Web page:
Physical Education. A history of violence

Archive hour. Radio 4 Saturday 8.00 – 9.00 p.m. February 9th 2019

https://www.bbc.co.uk/sounds/play/m0002g6z

I was contacted by telephone in November 2018 by a producer from the BBC – Tamsin Hughes, about the possibility of my contributing to this programme. Contact had been made initially via the IPLA website. After a fairly long conversation it was agreed that she and the programme presenter Matthew Sweet would come over to Cambridge to interview me. This they did at the beginning of December 2019. Prior to this meeting they requested a range of material, such as a copy of Physical Literacy throughout the Lifecourse and some of my papers.

The interview, in my house, took about 75 minutes. Firstly they were interested in key experiences and milestones in my career history. They then shared with me their knowledge and views on the nature of physical education over the last two centuries. As I am not a historian my contribution was somewhat anecdotal, but I did direct them to a range of sources from which they could become better informed. They then questioned me about physical literacy, where it came from and how and why I developed the concept. They also quizzed me about my vision for the future. I was nervous about how they would use my contribution but was told that it was their decision what and how they used any comments from me. I had hoped to hear the programme before it was broadcast – but that did not happen! In fact they did send me a copy earlier in the day on February 9th but as I had not been alerted to this possibility I did not pick this up until after the event!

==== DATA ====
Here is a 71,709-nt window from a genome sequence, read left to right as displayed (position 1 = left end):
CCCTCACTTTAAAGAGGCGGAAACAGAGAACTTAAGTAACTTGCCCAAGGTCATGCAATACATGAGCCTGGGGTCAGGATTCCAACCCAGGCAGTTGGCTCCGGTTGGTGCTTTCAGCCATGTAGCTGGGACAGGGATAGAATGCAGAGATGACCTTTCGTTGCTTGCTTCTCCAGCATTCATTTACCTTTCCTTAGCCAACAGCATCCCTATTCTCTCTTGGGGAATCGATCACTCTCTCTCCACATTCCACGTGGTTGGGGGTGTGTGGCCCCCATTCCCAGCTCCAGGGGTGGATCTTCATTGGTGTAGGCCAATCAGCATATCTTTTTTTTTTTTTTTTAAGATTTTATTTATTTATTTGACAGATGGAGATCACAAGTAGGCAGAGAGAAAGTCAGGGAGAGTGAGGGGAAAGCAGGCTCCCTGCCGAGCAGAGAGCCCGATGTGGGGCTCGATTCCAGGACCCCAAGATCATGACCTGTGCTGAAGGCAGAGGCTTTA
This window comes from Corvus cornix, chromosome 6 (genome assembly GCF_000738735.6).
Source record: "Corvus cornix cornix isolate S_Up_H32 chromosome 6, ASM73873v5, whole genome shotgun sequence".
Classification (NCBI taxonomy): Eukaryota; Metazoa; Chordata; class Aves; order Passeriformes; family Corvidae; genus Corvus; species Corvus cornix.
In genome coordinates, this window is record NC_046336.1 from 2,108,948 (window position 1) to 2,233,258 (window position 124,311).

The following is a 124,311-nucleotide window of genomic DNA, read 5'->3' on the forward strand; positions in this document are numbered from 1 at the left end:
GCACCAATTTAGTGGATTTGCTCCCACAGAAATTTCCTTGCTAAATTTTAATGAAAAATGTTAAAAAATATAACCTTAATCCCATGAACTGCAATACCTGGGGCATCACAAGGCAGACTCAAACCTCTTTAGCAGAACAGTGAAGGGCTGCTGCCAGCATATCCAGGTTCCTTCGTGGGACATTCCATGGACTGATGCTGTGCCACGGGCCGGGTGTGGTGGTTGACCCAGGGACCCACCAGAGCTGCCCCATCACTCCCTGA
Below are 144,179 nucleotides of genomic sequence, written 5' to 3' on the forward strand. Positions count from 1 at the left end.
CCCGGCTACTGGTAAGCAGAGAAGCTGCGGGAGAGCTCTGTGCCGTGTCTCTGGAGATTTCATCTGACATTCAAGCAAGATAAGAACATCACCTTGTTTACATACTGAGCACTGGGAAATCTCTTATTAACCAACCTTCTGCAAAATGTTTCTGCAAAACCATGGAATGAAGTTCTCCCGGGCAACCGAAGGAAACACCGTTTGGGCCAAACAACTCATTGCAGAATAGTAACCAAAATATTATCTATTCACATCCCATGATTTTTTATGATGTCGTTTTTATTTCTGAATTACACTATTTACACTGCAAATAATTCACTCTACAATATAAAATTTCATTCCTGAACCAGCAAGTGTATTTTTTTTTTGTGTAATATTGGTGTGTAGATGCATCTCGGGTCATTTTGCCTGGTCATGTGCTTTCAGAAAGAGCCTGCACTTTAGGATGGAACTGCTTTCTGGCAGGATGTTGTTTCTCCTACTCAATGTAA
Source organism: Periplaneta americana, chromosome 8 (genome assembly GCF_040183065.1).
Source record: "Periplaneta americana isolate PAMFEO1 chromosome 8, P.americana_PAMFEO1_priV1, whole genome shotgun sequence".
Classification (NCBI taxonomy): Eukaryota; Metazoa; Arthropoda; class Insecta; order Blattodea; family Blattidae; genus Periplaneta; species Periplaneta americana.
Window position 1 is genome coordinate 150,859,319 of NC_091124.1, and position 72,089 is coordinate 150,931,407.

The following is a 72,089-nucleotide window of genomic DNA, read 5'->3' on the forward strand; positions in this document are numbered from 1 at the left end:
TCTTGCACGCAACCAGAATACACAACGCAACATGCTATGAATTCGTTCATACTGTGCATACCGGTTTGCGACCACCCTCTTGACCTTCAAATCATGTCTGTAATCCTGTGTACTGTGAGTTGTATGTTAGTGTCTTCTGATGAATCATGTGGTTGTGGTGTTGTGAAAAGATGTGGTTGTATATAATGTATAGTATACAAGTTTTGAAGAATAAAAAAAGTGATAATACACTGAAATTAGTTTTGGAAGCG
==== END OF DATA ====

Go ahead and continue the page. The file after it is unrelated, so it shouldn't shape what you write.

I was unaware to whom they were to speak thereafter; I was the first person the interviewed for the programme and so I was intrigued to hear the range of contributors to the programme. Please note that this programme reflects on the state of PE in UK.

This is a valuable programme to listen to as it covers, inter alia, the :-

  • Influence of the military on PE teaching
  • Power of the Public Schools re PE Teaching
  • The expectation that PE will solve the ills of a society
  • Persistent requirement to concentrate on competitive team games
  • Scant esteem in which PE teachers have been held
  • Very different backgrounds of male and female teachers, not least in relationship to training and to significant influences. (E.g. Laban and women teachers)
  • Way PE has been represented in literature , films and TV over the years
  • Reasons why so many people do not continue with physical activity when they leave school.
  • Urgent need for the profession to re-present its image
  • Equally urgent need to explain physical literacy to as many people as possible.

Margaret Whitehead

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